Trailblazer from Milan and first African-American submarine commander mourned

MOLINE, Illinois — A retired Navy Commander and the first African-American to command a U.S. submarine is being mourned.

Captain C.A “Pete” Tzomes of Milan passed away June 13, 2019, in Iowa City. He led a distinguished military career and made history when he assumed command of the U.S.S. Houston in 1993, becoming the first African-American to command a nuclear submarine.

He was one of seven African-American submarine commanders in the first 100 years of the Submarine Force’s history. The group came to be known as the “Centennial 7,”  Several members came to Moline to bid him goodbye during visitation hours at Trimble Funeral Home on Thursday.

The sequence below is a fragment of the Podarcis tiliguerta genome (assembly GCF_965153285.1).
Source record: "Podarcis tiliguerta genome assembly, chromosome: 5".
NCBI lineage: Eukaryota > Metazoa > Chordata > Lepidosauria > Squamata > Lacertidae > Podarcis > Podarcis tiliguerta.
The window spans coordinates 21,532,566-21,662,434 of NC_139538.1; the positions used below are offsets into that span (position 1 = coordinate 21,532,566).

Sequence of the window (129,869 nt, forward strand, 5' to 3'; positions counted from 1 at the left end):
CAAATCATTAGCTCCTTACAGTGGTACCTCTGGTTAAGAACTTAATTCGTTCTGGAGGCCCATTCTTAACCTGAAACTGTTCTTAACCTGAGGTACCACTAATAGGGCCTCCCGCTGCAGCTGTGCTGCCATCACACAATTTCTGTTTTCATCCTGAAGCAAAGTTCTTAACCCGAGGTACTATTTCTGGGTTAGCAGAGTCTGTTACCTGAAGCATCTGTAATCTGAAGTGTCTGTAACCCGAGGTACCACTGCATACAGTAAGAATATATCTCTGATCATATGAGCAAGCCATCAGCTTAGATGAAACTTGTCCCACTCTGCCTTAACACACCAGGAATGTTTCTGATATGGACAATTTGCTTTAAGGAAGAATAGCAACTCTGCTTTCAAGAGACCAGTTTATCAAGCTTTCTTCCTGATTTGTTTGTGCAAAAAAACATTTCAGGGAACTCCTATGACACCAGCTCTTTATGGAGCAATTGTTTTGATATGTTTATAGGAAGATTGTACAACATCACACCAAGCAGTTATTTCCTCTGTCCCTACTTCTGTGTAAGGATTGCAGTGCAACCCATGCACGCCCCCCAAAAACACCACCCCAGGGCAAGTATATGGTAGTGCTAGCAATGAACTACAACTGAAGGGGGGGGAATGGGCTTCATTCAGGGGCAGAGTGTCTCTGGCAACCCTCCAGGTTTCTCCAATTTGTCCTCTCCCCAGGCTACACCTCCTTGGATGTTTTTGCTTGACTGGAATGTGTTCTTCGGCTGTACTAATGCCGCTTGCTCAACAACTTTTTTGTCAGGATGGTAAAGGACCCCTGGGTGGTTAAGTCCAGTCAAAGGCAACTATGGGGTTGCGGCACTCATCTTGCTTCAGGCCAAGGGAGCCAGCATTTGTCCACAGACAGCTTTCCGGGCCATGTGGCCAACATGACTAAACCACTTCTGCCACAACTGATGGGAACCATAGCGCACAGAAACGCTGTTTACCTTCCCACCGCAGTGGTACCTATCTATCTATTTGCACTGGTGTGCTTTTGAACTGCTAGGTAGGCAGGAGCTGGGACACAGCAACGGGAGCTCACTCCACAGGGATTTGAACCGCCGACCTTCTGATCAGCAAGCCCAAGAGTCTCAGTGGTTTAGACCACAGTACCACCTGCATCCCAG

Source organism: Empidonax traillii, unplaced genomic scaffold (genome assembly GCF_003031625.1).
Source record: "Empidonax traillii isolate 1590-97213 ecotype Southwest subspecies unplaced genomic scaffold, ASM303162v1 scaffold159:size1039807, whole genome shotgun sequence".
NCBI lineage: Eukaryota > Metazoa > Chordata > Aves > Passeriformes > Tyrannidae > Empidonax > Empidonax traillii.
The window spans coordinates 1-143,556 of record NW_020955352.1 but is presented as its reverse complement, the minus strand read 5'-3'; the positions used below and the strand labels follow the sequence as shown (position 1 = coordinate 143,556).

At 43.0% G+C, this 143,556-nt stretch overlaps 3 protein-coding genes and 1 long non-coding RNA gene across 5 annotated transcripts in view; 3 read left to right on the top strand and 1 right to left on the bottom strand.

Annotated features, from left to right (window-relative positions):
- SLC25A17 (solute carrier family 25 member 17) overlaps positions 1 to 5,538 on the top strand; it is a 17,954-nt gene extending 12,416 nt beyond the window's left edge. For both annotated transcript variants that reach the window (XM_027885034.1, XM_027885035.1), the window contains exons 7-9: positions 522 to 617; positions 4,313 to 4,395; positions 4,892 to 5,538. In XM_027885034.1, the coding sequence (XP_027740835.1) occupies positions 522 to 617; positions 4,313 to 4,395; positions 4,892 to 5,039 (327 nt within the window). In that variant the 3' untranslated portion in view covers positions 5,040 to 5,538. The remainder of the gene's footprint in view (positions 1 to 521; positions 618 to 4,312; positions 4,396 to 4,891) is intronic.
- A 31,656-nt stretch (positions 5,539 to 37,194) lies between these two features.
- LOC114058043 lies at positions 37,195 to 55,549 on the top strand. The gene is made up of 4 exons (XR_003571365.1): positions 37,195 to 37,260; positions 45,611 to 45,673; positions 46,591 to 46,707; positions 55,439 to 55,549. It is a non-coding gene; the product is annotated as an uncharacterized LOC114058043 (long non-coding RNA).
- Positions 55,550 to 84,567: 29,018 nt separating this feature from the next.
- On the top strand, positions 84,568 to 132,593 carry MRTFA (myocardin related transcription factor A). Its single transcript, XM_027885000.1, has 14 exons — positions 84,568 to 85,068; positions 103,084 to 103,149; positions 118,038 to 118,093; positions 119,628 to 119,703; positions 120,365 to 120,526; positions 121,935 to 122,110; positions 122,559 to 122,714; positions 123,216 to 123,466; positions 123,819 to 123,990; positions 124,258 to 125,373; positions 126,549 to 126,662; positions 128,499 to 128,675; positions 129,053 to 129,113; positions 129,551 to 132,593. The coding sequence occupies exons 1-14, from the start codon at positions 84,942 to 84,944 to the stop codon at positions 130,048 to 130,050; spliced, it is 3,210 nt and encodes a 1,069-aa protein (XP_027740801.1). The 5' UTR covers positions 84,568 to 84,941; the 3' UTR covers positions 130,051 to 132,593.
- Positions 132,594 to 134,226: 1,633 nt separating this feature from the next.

“It’s always the role model,” said Dr. William Bundy, one of the Centennial 7, who had come from Rhode Island.  “When you look at any organization you look to see if there are  people like you who are in leadership positions.” But, he added, “The Navy, put Pete in command because he earned it. Itt was not a matter of race, just like all of us.”

Captain Tzomes is survived by his wife Carolyn Eason-Tzomes of 12 years, and a son and granddaughter from his previous marriage.

Services will be held Friday, June 21, at 10:30 a.m. at Second Baptist Church in Rock Island, followed by military honoros at Rock Island National Cemetary. He will be laid to rest at Arlinigton National Cemetary at a later date.

Notice: you are using an outdated browser. Microsoft does not recommend using IE as your default browser. Some features on this website, like video and images, might not work properly. For the best experience, please upgrade your browser.